Prior to ChatGPT’s latest deployment for public free trial and feedback solicitation, OpenAI was already making noise across the internet a few months ago with DALL-E 2. DALL-E 2 essentially uses AI to convert simple text prompts into AI-generated images in all sorts of combinations by leveraging what is already available online, and is crucial in materializing on low-code graphic designing capabilities to users. Microsoft became the latest to leverage DALL-E 2 in its newest Microsoft Designer app, which will be key to its latest foray in low-code design capabilities against industry leaders Adobe (ADBE) and Canva. With capabilities of OpenAI’s DALL-E 2, Microsoft is ready to compete for a share of the growing pie in low- and no-code design that is set to exceed $60 billion by 2024, underscoring significant return potential on that front from its prescient decision to invest $1 billion into OpenAI just three years ago.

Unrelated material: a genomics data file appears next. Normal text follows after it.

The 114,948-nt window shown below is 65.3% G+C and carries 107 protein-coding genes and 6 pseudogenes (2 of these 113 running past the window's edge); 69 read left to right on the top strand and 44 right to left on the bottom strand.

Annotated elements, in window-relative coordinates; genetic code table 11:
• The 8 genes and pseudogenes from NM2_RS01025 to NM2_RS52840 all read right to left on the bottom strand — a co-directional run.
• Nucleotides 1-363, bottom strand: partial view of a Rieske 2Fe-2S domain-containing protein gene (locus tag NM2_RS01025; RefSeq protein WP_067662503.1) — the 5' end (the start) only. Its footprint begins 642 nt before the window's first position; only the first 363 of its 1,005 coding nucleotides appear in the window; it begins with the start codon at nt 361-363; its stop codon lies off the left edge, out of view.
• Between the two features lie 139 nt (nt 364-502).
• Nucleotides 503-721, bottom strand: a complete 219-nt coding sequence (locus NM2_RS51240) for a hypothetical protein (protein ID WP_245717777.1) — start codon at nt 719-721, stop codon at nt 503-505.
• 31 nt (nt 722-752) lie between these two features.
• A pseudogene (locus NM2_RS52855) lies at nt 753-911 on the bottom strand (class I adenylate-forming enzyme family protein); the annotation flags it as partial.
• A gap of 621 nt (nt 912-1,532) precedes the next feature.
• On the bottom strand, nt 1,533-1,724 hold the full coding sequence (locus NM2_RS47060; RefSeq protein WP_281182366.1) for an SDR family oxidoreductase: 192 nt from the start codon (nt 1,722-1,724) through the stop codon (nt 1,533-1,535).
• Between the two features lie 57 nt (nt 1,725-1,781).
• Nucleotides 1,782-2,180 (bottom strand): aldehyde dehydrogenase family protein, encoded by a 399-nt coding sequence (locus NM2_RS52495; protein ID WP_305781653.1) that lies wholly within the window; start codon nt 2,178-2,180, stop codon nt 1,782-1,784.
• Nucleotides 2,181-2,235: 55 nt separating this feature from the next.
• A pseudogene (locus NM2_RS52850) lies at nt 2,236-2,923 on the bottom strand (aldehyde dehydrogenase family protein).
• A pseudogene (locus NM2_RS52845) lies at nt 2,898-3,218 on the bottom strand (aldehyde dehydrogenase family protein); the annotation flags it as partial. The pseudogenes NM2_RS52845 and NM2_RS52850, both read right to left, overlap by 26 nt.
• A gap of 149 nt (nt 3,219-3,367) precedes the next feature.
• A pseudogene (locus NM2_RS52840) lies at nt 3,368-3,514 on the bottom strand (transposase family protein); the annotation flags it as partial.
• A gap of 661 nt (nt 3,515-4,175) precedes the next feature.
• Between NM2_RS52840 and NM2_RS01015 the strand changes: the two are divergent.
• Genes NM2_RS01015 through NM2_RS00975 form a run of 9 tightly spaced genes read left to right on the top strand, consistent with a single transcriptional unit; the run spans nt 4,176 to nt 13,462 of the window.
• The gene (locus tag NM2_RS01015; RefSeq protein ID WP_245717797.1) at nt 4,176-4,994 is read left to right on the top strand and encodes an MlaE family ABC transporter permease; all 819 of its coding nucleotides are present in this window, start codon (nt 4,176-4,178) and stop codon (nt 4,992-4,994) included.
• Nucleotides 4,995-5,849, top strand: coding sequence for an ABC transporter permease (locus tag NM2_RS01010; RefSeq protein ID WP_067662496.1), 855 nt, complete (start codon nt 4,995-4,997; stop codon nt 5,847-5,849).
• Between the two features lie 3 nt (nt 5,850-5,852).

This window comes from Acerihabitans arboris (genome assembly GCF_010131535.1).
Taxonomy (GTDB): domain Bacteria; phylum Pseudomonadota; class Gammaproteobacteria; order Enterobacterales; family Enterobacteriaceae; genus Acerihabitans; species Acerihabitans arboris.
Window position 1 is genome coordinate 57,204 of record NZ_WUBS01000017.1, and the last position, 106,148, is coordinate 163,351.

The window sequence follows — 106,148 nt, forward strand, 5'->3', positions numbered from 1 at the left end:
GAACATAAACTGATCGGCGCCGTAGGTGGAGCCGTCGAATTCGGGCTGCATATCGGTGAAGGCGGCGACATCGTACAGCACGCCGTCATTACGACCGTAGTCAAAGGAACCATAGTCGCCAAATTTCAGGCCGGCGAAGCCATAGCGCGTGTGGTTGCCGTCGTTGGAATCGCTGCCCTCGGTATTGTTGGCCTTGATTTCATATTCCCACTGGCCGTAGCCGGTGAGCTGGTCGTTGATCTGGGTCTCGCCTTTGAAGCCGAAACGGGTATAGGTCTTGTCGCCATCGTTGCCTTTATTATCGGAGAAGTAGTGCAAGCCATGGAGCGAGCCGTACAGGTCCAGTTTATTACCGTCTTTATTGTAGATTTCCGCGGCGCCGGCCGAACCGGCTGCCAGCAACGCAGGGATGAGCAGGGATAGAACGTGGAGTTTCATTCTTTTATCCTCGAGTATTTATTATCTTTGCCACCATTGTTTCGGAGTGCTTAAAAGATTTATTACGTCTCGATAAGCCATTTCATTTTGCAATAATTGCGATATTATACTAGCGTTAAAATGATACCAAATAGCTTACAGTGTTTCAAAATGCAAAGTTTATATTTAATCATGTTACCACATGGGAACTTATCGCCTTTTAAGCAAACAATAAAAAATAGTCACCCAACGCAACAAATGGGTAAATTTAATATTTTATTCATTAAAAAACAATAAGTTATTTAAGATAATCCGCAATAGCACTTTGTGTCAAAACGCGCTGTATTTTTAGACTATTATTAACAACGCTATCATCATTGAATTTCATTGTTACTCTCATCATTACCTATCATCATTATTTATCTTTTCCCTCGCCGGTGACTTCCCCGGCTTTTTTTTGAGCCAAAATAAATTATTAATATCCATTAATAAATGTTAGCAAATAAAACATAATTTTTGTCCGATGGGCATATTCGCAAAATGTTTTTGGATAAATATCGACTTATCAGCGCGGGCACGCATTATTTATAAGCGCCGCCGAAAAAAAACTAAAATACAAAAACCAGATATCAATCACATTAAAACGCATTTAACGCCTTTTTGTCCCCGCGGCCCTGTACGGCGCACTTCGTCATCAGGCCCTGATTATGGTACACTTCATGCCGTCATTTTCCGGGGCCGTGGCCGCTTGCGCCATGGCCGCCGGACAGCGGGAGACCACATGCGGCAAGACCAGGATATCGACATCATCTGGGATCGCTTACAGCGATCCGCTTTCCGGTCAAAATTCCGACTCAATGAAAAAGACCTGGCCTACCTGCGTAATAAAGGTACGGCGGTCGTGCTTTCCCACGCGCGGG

And now with GPT-3 and the latest development on ChatGPT, Microsoft return potential on its early investment in OpenAI has just gotten better. First, ChatGPT and the improved GPT-3 model on which the chatbot is built are both trained on an “Azure AI supercomputing infrastructure”. This essentially provides validation to the technological competency of Microsoft’s foray in HPC, a $108+ billion addressable market. As we have previously discussed, GPT-3 is not the only SOTA AI algorithm today. Instead, there are many more complex language models, among other AI workloads, that require significant computing power – the GPT-3 alone requires “400 gigabits per second of network connectivity for each GPU server” – underscoring the extent of massive demand for HPC over the coming years.